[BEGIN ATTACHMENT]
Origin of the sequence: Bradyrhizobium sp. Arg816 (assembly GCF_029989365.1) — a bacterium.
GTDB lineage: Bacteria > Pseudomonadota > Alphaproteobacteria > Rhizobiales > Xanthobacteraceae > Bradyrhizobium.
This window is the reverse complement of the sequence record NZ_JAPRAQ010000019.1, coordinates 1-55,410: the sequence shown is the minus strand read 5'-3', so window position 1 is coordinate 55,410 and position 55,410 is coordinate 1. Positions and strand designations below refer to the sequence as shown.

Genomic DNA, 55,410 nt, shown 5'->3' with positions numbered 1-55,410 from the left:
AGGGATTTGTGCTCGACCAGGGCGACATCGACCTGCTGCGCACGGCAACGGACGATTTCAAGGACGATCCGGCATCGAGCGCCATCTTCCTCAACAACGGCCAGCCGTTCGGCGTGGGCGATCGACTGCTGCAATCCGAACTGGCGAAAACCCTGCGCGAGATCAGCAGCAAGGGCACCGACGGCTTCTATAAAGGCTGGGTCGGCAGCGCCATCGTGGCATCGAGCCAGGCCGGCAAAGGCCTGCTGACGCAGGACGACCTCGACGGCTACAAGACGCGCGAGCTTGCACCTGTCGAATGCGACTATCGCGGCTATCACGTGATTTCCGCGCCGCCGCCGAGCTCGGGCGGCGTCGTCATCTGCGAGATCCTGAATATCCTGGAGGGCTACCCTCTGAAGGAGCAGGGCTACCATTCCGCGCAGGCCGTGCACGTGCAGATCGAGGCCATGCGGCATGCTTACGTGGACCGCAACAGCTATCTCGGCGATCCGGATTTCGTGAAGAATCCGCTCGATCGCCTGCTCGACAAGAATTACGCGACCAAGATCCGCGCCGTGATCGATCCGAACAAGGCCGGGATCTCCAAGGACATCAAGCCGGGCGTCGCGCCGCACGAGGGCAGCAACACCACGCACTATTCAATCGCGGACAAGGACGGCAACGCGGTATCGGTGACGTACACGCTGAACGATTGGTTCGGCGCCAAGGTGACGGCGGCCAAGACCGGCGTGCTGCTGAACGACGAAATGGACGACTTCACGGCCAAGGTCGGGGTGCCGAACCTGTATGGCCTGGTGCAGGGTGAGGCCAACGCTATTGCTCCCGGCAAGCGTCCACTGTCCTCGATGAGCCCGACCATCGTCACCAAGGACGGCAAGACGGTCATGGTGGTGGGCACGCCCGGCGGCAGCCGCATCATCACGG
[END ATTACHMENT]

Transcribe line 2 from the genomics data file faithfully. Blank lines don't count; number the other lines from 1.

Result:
GTDB lineage: Bacteria > Pseudomonadota > Alphaproteobacteria > Rhizobiales > Xanthobacteraceae > Bradyrhizobium.